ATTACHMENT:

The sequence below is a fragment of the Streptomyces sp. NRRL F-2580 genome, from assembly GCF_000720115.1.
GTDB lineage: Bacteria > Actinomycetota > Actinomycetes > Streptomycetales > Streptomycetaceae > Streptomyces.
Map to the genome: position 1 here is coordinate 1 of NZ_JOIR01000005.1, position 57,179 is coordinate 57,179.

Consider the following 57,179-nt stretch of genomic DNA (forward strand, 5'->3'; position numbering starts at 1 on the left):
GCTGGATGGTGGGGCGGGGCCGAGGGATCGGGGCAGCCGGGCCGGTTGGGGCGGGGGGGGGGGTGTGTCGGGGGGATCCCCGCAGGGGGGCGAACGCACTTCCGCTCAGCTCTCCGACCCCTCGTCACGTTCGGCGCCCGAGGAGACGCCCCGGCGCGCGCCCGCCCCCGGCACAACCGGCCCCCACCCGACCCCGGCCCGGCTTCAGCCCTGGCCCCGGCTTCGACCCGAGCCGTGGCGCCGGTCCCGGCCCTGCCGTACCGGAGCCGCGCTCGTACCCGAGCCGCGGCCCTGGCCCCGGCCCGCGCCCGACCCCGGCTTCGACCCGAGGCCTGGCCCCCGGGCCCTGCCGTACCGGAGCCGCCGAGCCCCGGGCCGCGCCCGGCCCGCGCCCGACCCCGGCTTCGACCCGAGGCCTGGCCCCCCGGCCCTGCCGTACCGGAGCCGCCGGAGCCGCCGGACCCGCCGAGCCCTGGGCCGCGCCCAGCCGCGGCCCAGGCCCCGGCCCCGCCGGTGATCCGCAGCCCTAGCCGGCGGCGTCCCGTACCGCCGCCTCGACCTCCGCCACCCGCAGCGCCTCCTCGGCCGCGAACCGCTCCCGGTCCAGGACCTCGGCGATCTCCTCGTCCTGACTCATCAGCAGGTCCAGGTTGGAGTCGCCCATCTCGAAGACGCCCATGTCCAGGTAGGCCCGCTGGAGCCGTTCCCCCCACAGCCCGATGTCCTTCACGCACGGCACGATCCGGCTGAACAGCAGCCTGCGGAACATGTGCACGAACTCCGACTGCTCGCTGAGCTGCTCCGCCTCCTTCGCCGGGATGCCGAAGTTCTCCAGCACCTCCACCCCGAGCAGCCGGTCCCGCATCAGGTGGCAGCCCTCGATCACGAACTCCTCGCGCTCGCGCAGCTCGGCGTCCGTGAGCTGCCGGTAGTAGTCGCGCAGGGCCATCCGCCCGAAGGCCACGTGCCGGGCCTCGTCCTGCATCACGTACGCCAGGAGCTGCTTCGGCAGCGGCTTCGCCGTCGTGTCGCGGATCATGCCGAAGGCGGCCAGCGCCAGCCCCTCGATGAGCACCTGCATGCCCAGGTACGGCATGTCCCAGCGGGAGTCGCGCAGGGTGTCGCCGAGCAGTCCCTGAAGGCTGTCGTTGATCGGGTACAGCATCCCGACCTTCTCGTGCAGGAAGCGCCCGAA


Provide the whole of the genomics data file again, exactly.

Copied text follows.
The sequence below is a fragment of the Streptomyces sp. NRRL F-2580 genome, from assembly GCF_000720115.1.
GTDB lineage: Bacteria > Actinomycetota > Actinomycetes > Streptomycetales > Streptomycetaceae > Streptomyces.
Map to the genome: position 1 here is coordinate 1 of NZ_JOIR01000005.1, position 57,179 is coordinate 57,179.

Consider the following 57,179-nt stretch of genomic DNA (forward strand, 5'->3'; position numbering starts at 1 on the left):
GCTGGATGGTGGGGCGGGGCCGAGGGATCGGGGCAGCCGGGCCGGTTGGGGCGGGGGGGGGGGTGTGTCGGGGGGATCCCCGCAGGGGGGCGAACGCACTTCCGCTCAGCTCTCCGACCCCTCGTCACGTTCGGCGCCCGAGGAGACGCCCCGGCGCGCGCCCGCCCCCGGCACAACCGGCCCCCACCCGACCCCGGCCCGGCTTCAGCCCTGGCCCCGGCTTCGACCCGAGCCGTGGCGCCGGTCCCGGCCCTGCCGTACCGGAGCCGCGCTCGTACCCGAGCCGCGGCCCTGGCCCCGGCCCGCGCCCGACCCCGGCTTCGACCCGAGGCCTGGCCCCCGGGCCCTGCCGTACCGGAGCCGCCGAGCCCCGGGCCGCGCCCGGCCCGCGCCCGACCCCGGCTTCGACCCGAGGCCTGGCCCCCCGGCCCTGCCGTACCGGAGCCGCCGGAGCCGCCGGACCCGCCGAGCCCTGGGCCGCGCCCAGCCGCGGCCCAGGCCCCGGCCCCGCCGGTGATCCGCAGCCCTAGCCGGCGGCGTCCCGTACCGCCGCCTCGACCTCCGCCACCCGCAGCGCCTCCTCGGCCGCGAACCGCTCCCGGTCCAGGACCTCGGCGATCTCCTCGTCCTGACTCATCAGCAGGTCCAGGTTGGAGTCGCCCATCTCGAAGACGCCCATGTCCAGGTAGGCCCGCTGGAGCCGTTCCCCCCACAGCCCGATGTCCTTCACGCACGGCACGATCCGGCTGAACAGCAGCCTGCGGAACATGTGCACGAACTCCGACTGCTCGCTGAGCTGCTCCGCCTCCTTCGCCGGGATGCCGAAGTTCTCCAGCACCTCCACCCCGAGCAGCCGGTCCCGCATCAGGTGGCAGCCCTCGATCACGAACTCCTCGCGCTCGCGCAGCTCGGCGTCCGTGAGCTGCCGGTAGTAGTCGCGCAGGGCCATCCGCCCGAAGGCCACGTGCCGGGCCTCGTCCTGCATCACGTACGCCAGGAGCTGCTTCGGCAGCGGCTTCGCCGTCGTGTCGCGGATCATGCCGAAGGCGGCCAGCGCCAGCCCCTCGATGAGCACCTGCATGCCCAGGTACGGCATGTCCCAGCGGGAGTCGCGCAGGGTGTCGCCGAGCAGTCCCTGAAGGCTGTCGTTGATCGGGTACAGCATCCCGACCTTCTCGTGCAGGAAGCGCCCGAA